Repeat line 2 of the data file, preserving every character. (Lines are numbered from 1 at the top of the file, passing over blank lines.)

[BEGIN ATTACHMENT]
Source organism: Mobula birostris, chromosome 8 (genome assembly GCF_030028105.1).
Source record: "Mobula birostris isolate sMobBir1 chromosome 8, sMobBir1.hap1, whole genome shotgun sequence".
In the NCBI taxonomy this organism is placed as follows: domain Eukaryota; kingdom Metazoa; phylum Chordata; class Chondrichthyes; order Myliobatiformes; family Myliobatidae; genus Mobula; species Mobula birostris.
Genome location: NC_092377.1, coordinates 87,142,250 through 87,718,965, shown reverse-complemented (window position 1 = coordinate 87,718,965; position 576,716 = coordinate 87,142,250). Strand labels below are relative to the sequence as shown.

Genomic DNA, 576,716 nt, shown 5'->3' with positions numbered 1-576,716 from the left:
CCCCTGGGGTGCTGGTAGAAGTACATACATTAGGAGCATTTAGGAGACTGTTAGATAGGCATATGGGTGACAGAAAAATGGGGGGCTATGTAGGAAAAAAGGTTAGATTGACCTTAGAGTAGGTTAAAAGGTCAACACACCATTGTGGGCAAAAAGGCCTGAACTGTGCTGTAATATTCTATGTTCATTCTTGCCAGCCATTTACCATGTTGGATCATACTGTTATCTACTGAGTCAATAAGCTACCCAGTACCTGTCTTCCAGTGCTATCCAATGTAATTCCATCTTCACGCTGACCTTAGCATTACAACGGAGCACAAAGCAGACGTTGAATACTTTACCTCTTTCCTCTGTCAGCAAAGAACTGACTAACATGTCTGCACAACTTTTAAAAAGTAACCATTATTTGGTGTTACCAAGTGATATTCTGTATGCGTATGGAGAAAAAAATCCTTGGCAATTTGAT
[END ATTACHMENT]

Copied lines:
Source record: "Mobula birostris isolate sMobBir1 chromosome 8, sMobBir1.hap1, whole genome shotgun sequence".